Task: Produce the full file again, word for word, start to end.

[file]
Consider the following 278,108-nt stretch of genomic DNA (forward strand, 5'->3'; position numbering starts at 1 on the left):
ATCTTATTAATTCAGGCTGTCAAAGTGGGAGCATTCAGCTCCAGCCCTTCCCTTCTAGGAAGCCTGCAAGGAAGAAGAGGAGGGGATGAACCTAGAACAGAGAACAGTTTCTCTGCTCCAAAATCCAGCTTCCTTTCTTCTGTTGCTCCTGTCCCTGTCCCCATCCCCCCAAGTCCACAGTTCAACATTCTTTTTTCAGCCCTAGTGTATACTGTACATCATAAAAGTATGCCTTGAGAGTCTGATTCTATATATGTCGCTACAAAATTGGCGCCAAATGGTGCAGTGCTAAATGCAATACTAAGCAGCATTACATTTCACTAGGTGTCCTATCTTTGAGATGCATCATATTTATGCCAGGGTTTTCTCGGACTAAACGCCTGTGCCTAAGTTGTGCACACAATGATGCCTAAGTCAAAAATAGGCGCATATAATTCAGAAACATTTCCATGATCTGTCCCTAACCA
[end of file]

Consider the following 278,108-nt stretch of genomic DNA (forward strand, 5'->3'; position numbering starts at 1 on the left):
ATCTTATTAATTCAGGCTGTCAAAGTGGGAGCATTCAGCTCCAGCCCTTCCCTTCTAGGAAGCCTGCAAGGAAGAAGAGGAGGGGATGAACCTAGAACAGAGAACAGTTTCTCTGCTCCAAAATCCAGCTTCCTTTCTTCTGTTGCTCCTGTCCCTGTCCCCATCCCCCCAAGTCCACAGTTCAACATTCTTTTTTCAGCCCTAGTGTATACTGTACATCATAAAAGTATGCCTTGAGAGTCTGATTCTATATATGTCGCTACAAAATTGGCGCCAAATGGTGCAGTGCTAAATGCAATACTAAGCAGCATTACATTTCACTAGGTGTCCTATCTTTGAGATGCATCATATTTATGCCAGGGTTTTCTCGGACTAAACGCCTGTGCCTAAGTTGTGCACACAATGATGCCTAAGTCAAAAATAGGCGCATATAATTCAGAAACATTTCCATGATCTGTCCCTAACCA